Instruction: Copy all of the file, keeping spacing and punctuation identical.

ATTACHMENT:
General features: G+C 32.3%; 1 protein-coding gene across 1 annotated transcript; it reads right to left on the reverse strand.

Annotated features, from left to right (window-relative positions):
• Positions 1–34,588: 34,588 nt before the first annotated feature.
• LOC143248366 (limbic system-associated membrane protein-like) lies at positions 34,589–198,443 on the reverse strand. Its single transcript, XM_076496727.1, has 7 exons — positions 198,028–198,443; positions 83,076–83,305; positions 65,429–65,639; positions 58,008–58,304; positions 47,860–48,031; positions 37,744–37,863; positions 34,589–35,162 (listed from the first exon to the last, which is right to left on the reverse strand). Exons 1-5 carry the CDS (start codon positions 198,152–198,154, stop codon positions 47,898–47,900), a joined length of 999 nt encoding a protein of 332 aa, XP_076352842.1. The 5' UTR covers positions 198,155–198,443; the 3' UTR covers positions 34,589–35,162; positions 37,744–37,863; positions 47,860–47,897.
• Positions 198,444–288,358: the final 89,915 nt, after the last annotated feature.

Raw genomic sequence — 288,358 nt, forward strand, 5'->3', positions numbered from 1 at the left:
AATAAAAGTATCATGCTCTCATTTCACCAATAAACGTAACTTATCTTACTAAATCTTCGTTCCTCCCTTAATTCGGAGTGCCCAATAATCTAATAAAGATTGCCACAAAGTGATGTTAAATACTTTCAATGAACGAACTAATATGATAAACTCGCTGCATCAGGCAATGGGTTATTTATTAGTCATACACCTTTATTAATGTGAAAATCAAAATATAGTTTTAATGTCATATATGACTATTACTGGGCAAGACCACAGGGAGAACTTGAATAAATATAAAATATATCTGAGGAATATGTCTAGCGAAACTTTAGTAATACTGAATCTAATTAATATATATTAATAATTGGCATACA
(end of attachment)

General features: G+C 32.3%; 1 protein-coding gene across 1 annotated transcript; it reads right to left on the reverse strand.

Annotated features, from left to right (window-relative positions):
• Positions 1–34,588: 34,588 nt before the first annotated feature.
• LOC143248366 (limbic system-associated membrane protein-like) lies at positions 34,589–198,443 on the reverse strand. Its single transcript, XM_076496727.1, has 7 exons — positions 198,028–198,443; positions 83,076–83,305; positions 65,429–65,639; positions 58,008–58,304; positions 47,860–48,031; positions 37,744–37,863; positions 34,589–35,162 (listed from the first exon to the last, which is right to left on the reverse strand). Exons 1-5 carry the CDS (start codon positions 198,152–198,154, stop codon positions 47,898–47,900), a joined length of 999 nt encoding a protein of 332 aa, XP_076352842.1. The 5' UTR covers positions 198,155–198,443; the 3' UTR covers positions 34,589–35,162; positions 37,744–37,863; positions 47,860–47,897.
• Positions 198,444–288,358: the final 89,915 nt, after the last annotated feature.

Raw genomic sequence — 288,358 nt, forward strand, 5'->3', positions numbered from 1 at the left:
AATAAAAGTATCATGCTCTCATTTCACCAATAAACGTAACTTATCTTACTAAATCTTCGTTCCTCCCTTAATTCGGAGTGCCCAATAATCTAATAAAGATTGCCACAAAGTGATGTTAAATACTTTCAATGAACGAACTAATATGATAAACTCGCTGCATCAGGCAATGGGTTATTTATTAGTCATACACCTTTATTAATGTGAAAATCAAAATATAGTTTTAATGTCATATATGACTATTACTGGGCAAGACCACAGGGAGAACTTGAATAAATATAAAATATATCTGAGGAATATGTCTAGCGAAACTTTAGTAATACTGAATCTAATTAATATATATTAATAATTGGCATACA